For the countries of Central Europe, and especially for Poland, Europe provides the appropriate setting for relations with Germany. The fact that Germany has become European in its thinking, and that its economic and demographic potential has become a constituent part of the EU must rank as one of the great achievements of the half century since World War II. With this, the Polish fear of German hegemony or of political dependence on Germany has vanished. That fear has been supplanted by the opportunity for the kind of cooperation that serves the interests of Poland and Germany equally.

As a result of the reconciliation process between the two countries, which actually began a quarter of a century before 1989, the annus mirabilis of 1989 opened the way for a dense new network of personal links between both peoples. In Polish opinion surveys the Germans still do not enjoy the highest sympathy, but there has been a significant shift: In 1993 only 23 percent of Poles expressed sympathy for Germans, while 53 percent expressed their dislike of Germans. By 1996, however, 43 percent were already well disposed towards Germans while only 30 percent still found them unsympathetic. In 1998, however, 32 percent of Poles found Germans sympathetic, while 39 percent found them unsympathetic. This may well reflect disappointment over the slow pace of the EU integration process. It appears that the tendency toward normalization of German-Polish relations is of a lasting character and that the future will be less and less burdened by the trauma of the past.

Progressive European integration increases the congruity of German and Polish interests. Present investment and labor relations, as well as trade in goods and services, are expanding. The principles of EU internal security and the Common Foreign and Security Policy outlined in the Amsterdam Treaty, as well as the shared experiences in the war in Yugoslavia and the Kosovo crisis underline the importance of EU enlargement and especially of good Polish-German relations.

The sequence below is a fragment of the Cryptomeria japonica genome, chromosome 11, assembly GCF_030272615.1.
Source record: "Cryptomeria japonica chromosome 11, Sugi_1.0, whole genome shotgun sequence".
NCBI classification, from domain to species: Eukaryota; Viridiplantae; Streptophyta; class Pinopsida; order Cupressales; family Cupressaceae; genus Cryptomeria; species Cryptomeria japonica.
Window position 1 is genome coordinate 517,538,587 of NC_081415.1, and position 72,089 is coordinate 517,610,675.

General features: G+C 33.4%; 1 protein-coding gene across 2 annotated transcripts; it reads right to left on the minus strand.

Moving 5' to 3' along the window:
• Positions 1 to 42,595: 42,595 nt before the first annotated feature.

By contrast, relations between Poland and Russia after the end of the cold war in 1989 must be perceived in quite different categories. The dissolution of the Warsaw Pact and of the Council for Mutual Economic Assistance, the treaty between Poland and the Russian Federation in 1992, the withdrawal of Russian armed forces from Poland, and clarifying Russian statements about the murder of Polish officers in Katyn during World War II have permitted a new relationship between the two countries.

A framework has been developed in which the treaty phrase of "friendly and neighborly cooperation" has become a reality. Apart from the question of how much remains to be accomplished in the process of reconciliation between the two peoples, Poland and Russia can draw mutual benefits from closer cooperation. Ultimately, however, the scope for common strategic interests between Poland and Russia is limited to those areas that are of equal interest to Russia and member states of the EU. But for obvious reasons a Poland that borders on Russia is more interested in the progress of the market economy, democracy, and political and economic stability in this country than is any other European nation.